Work is the refuge of people who have nothing better to do. : Oscar Wilde

Monday, March 15, 2010

What a Field Day for the Heat

Every once in a while somebody dusts me down either because I'm not perceived to be an 'authority' about something or other or because I suggest accessing a source that is not perceived to be 'authoritative'—such as Wikipedia. I think that people who make these criticisms want to find that their questions have been answered by someone in a tenured faculty position. In spite of these (continual) criticisms I'm more or less aligned with the two guys you see on this chunk of video, which is from the first episode of Dr Aleks Krotoski's television series "Virtual Revolution".

The excerpt ends by blending into the signature notes from the slightly anti-authoritarian little Buffalo Springfield number from forty years ago, "For What It's Worth." That's me, I'm afraid. From where I sit there's no such thing as authorised truth. Even when you read research papers written by university researchers that have studied something up and down the proverbial Wazoo you still have to make sense of what is being offered for yourself—if indeed you can. And beyond that you need to consider applicability to your own situation and various other factors. The principle holds for everything you hear or read: in my opinion, you will need to develop your own truth-testing skills and make up your own mind.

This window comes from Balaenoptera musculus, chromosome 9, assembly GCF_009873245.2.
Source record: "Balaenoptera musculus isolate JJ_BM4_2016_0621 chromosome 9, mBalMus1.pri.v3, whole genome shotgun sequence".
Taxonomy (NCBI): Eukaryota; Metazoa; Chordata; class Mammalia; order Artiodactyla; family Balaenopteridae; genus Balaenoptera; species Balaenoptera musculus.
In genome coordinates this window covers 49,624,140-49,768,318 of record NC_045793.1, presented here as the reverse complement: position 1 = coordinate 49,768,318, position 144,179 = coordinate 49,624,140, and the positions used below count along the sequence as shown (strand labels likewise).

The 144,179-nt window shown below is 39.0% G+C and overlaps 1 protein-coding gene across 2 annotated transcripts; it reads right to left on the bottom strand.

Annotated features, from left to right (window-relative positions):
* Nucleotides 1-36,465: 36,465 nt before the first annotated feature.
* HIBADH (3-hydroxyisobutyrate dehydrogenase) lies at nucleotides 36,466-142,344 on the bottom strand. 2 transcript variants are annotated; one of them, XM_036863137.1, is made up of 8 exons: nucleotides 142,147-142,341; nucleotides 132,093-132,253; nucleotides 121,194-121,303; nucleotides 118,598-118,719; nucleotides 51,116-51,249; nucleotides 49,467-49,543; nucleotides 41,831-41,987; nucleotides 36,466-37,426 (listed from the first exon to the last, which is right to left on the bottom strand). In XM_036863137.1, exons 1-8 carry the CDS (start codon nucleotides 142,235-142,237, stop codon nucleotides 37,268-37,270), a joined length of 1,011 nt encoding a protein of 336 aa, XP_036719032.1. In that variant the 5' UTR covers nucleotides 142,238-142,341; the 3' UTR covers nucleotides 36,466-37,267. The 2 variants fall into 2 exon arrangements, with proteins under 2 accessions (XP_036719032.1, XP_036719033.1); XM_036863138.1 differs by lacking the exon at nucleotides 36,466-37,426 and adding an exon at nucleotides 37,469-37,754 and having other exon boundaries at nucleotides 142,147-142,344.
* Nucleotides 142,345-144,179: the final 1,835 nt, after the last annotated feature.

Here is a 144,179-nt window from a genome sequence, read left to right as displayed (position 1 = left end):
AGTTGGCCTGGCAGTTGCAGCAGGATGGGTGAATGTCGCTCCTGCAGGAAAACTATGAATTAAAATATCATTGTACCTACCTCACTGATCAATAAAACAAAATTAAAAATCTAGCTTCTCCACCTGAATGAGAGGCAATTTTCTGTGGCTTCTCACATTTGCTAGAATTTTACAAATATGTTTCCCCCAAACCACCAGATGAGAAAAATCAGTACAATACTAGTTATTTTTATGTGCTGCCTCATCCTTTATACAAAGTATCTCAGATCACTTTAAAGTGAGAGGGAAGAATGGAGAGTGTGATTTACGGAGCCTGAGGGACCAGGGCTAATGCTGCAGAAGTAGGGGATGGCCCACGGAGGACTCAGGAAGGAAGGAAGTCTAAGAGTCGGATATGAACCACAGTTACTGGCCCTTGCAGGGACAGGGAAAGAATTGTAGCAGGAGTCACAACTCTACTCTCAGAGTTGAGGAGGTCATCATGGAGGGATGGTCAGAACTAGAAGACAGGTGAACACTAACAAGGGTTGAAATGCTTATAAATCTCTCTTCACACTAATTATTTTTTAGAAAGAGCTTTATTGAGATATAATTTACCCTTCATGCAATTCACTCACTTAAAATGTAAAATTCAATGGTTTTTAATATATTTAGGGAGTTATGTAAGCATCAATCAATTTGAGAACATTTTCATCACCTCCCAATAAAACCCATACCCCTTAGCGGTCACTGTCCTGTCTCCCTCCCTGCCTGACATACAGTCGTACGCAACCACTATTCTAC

Yet, it is worth looking for guidelines about how assessing the trustworthiness of web sources. I finally happened upon some today as part of a tutorial for mathematics students, on one of those sites that provide "deep" searches of the web: intute. If you know of better or more thorough ways guides for assessing quality please let us all know in the comments.

Incidentally, Krotoski's television series is in three parts. I enjoy listening to podcasts in which she participates too.


Job Descriptions said...

I'd like to start listening to podcast because of this post. Keep it up and thanks!